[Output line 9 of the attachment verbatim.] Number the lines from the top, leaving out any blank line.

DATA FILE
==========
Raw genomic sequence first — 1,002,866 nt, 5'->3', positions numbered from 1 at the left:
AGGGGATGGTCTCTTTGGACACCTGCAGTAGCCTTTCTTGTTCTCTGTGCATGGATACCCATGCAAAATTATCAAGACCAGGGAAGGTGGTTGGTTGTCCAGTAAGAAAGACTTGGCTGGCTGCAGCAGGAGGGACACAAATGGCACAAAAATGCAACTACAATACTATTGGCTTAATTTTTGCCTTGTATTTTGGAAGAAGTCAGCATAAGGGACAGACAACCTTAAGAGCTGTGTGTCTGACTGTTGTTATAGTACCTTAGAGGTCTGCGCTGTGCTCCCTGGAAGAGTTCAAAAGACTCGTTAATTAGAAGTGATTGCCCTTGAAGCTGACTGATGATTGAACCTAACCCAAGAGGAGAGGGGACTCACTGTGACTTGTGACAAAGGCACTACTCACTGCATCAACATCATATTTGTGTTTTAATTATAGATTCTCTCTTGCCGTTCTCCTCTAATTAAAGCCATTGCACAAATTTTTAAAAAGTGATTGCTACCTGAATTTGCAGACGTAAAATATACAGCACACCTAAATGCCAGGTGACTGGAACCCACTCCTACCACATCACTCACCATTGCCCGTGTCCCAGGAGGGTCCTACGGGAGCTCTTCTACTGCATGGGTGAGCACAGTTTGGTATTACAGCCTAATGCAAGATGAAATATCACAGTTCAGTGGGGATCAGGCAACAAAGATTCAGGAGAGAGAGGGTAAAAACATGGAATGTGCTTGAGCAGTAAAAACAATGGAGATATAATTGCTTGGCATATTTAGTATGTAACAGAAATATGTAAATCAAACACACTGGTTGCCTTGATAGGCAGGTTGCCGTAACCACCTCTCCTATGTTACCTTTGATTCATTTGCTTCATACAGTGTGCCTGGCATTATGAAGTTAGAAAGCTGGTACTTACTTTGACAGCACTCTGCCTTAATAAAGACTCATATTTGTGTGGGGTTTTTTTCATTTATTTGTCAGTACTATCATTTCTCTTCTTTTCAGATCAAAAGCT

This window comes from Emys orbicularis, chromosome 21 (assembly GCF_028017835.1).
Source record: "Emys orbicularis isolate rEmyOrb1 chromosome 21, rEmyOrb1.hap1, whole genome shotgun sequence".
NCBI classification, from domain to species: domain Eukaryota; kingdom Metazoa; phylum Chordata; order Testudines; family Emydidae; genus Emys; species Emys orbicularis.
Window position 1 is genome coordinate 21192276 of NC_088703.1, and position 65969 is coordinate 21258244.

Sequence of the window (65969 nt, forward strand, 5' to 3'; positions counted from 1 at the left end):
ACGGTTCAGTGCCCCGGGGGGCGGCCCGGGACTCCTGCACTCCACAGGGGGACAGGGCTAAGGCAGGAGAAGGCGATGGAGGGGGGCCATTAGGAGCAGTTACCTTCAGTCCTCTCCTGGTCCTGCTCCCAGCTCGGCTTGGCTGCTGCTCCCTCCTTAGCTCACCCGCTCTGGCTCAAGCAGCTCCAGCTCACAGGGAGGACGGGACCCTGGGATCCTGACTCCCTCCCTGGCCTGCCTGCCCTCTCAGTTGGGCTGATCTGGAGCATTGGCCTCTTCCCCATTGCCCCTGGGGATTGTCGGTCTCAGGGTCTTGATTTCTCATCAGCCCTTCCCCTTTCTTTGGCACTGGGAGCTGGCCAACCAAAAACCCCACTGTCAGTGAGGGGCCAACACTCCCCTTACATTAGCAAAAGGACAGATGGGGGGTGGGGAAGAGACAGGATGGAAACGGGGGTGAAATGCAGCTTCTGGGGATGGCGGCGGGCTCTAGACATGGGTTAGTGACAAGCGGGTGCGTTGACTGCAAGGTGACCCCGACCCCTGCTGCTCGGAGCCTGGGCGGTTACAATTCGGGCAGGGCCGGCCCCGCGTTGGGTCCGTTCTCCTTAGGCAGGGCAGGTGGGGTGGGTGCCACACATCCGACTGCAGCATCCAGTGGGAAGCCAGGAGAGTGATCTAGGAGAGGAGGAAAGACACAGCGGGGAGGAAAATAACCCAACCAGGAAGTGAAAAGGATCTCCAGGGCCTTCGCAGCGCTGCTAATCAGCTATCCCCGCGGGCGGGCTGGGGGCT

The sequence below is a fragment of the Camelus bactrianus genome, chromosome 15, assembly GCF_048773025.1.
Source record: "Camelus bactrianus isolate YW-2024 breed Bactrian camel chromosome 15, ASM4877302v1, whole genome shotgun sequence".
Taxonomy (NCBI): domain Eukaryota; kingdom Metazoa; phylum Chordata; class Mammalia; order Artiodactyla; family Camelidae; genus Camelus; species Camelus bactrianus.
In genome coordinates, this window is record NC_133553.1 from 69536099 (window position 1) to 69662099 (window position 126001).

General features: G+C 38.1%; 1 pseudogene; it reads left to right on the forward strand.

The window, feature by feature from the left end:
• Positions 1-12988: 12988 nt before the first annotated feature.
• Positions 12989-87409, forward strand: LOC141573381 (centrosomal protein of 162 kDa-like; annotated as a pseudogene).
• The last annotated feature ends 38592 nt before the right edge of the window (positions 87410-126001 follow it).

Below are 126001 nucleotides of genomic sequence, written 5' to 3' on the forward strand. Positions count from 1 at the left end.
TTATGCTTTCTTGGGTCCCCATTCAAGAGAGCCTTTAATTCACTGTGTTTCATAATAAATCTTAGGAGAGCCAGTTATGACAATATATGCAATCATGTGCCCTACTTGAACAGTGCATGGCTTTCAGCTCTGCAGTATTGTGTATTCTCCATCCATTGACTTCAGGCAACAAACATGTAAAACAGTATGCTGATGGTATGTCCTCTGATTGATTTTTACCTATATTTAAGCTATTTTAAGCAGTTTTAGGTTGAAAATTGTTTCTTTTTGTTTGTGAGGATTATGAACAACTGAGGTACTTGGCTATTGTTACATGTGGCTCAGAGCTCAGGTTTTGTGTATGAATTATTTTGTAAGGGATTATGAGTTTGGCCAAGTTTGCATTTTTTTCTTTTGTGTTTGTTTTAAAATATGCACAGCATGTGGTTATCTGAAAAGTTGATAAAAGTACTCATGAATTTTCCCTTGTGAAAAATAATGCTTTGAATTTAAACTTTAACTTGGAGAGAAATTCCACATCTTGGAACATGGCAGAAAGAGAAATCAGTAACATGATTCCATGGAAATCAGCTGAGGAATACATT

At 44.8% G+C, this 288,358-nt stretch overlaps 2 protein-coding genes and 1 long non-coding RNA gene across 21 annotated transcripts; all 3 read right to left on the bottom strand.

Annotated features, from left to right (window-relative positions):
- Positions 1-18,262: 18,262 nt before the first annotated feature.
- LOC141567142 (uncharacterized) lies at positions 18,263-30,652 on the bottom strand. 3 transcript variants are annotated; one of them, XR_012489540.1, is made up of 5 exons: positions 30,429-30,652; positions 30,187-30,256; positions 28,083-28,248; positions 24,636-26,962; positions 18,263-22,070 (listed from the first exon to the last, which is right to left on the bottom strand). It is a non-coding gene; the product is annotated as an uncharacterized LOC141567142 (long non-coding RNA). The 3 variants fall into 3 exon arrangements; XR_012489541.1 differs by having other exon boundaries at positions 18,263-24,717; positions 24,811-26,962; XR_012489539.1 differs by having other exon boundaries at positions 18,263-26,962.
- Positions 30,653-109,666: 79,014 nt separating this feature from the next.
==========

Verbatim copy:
The sequence below is a fragment of the Camelus bactrianus genome, chromosome 15, assembly GCF_048773025.1.